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Kervin’s Corner: Alexandra Morton challenges marine industry to public debate – let’s give her one

‘Funny enough, de facto leaders of the protest movement seem to rely on Indigenous backing’

In a recent Facebook post released on February 22, Alexandra Morton challenged the fish farm industry to a public debate in a fiery video condemning BC MLAs and industry scientists alike. She has called on researchers, scientists or anyone in academia educated in marine biology for that matter to discuss the issue.

Funny enough, de facto leaders of the protest movement seem to rely on Indigenous backing – a form of environmental colonialism. Meaning that, these same leaders need First Nations support to lend some legitimacy to anti-fish farm campaigns. In my opinion, they use First Nations culture, our hereditary chiefs, as tokens.

Once we look closer we find that a lot of First Nations communities need fish farms to survive – a great deal of band administrations, Chiefs and Councillors, have royalty agreements with fish farm companies. In fact, 40 First Nations communities across Canada are involved in the industry; 9 out of 10 provinces have a First Nations community who’s invested in fish farming. So just as our local First Nations are getting on their feet, so to say, we’re stifled by a movement of which would destroy any chance at economic self-sufficiency.

While I am no scientist myself – I admit, I just have a bachelor of arts degree from Simon Fraser University – I’d like to think that public debate is open to any informed person. However, I won’t go into debating scientific studies because that isn’t my expertise. (Interestingly enough, Morton is no scientist either, only holding a bachelor of science, according to her online profiles. To be fair, she has an honorary PhD from Simon Fraser University, but it’s honoris causa or an honorary degree, certainly not an earned doctorate.)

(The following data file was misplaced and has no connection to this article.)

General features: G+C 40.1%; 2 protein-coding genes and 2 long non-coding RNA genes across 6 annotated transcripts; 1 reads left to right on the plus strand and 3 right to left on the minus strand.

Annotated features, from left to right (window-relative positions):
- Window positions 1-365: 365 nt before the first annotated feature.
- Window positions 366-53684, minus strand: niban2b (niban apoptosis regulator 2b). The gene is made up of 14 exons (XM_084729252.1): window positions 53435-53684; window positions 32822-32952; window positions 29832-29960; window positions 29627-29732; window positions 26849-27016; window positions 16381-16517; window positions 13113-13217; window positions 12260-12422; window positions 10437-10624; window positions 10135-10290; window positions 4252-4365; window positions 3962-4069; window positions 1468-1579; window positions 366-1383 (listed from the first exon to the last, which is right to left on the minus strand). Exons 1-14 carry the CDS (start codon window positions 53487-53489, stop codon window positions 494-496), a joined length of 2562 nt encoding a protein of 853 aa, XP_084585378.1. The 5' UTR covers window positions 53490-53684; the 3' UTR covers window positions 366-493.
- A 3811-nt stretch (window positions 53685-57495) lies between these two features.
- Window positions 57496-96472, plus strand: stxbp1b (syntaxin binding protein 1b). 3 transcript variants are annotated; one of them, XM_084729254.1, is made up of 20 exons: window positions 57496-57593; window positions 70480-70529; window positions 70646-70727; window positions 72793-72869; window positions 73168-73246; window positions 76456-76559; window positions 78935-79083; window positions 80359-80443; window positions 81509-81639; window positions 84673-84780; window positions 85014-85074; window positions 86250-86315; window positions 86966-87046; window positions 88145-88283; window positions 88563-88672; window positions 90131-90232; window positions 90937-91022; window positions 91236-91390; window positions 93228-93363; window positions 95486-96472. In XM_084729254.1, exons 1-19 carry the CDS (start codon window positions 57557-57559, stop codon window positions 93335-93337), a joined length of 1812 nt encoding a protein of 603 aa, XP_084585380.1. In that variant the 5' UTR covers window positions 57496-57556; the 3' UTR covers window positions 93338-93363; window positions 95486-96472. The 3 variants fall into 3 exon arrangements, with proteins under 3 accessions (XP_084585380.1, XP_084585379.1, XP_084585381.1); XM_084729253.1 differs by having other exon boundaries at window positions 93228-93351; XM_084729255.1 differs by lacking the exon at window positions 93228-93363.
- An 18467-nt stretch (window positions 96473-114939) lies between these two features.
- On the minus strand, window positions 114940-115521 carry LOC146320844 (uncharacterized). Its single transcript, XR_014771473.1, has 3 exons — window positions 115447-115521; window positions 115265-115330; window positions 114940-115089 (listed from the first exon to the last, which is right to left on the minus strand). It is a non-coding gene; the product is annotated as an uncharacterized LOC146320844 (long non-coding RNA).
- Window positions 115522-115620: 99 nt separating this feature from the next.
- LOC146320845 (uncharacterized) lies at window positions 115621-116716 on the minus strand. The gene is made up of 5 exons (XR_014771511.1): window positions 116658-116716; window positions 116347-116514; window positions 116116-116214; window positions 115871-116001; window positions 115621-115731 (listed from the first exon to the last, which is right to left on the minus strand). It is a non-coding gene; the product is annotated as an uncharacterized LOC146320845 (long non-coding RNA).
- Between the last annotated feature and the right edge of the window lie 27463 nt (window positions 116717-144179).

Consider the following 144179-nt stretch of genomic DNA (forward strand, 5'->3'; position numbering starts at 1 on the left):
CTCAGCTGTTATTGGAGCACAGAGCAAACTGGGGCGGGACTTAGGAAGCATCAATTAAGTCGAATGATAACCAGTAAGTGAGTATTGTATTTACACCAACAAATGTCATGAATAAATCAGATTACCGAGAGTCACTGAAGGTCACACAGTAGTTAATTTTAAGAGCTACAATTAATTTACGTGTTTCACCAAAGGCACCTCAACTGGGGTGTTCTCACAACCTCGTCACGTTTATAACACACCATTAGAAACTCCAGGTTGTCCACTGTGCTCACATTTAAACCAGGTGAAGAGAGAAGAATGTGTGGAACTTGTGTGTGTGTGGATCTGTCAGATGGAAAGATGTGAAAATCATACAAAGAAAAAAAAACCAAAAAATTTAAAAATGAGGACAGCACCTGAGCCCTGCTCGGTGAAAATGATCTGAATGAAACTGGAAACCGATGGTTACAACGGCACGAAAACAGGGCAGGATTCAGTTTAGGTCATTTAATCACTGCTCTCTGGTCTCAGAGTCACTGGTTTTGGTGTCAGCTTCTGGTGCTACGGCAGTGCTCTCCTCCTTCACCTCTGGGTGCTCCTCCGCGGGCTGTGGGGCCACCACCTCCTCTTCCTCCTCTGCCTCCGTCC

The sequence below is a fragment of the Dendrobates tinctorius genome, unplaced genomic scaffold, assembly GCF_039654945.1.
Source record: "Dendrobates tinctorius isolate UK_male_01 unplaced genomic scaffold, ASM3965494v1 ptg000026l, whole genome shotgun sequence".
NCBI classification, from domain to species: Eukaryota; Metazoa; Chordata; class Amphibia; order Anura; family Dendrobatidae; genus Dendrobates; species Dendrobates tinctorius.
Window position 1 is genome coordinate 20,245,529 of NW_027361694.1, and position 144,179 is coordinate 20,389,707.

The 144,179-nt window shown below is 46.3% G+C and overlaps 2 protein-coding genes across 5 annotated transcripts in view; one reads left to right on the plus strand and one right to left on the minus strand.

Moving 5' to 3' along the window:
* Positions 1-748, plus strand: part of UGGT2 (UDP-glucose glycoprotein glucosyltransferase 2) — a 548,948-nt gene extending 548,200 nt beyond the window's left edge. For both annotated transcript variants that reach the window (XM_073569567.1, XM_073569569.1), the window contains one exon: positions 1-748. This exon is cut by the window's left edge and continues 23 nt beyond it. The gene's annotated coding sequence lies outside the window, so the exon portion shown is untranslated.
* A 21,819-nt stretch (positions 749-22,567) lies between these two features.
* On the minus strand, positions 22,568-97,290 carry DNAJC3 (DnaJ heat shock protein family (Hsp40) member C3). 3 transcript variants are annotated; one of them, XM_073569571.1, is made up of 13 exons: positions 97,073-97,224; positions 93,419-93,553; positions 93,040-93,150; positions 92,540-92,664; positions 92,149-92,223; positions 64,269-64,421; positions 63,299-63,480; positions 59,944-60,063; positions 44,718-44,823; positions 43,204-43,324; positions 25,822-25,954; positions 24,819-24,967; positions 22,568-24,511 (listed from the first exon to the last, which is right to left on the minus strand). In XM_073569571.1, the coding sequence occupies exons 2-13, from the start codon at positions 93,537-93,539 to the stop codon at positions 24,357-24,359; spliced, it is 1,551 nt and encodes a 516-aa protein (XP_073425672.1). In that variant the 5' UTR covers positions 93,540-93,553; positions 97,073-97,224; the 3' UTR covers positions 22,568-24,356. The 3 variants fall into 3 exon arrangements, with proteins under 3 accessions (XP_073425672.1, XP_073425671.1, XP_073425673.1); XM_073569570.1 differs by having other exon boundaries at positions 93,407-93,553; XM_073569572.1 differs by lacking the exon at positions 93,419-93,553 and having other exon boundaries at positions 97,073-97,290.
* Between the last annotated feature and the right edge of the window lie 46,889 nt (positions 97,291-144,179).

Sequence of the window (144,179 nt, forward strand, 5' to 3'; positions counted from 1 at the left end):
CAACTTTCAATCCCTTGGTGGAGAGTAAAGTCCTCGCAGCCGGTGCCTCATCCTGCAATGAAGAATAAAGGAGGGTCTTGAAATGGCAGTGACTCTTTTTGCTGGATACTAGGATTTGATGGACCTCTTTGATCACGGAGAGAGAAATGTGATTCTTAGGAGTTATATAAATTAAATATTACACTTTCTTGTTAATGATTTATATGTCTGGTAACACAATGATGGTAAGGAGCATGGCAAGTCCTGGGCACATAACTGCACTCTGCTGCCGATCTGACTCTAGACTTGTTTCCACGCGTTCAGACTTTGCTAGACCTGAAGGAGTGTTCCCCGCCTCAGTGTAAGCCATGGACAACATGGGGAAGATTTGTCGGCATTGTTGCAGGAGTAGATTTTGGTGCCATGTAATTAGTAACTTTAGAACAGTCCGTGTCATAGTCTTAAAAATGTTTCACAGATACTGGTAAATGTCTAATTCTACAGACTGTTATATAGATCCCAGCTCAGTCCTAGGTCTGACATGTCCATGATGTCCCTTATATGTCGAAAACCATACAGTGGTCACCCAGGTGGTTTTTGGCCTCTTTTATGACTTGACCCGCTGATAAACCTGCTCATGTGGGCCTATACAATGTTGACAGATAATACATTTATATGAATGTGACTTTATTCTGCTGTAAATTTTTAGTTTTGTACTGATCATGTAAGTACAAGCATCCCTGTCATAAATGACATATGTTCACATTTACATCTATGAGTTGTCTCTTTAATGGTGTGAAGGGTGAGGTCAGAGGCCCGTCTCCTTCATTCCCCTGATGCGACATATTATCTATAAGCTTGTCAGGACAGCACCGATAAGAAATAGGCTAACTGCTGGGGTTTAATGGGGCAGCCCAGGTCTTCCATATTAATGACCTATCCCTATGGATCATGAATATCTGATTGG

Nonetheless, the fish farm industry is a public policy issue as much as it is an environmental issue. That said, the environmental impacts from fish farms could be a talking point to argue on, but that’s already covered ad nauseum. What it comes down to is possibly this – is the industry employing enough people, putting food on the table for hard-working employees and their families, to justify fish farms to continue running?

Here’s a more in-depth breakdown than my previous articles on fish farms.

Fish farms provide roughly 10,000 jobs across the country. Most of these jobs are based in British Columbia. Aquaculture also has a direct, indirect and induced employment of around 11, 414 people – jobs created in industries connected to aquaculture, say, fish processing plants or transportation. The aquaculture industry, not just fish farms, also provides roughly 14,000 jobs. A majority of these jobs are located in small, rural communities – like Port Hardy. To get even more specific, the Campbell River and Comox regions employ around 3,968 people in the industry.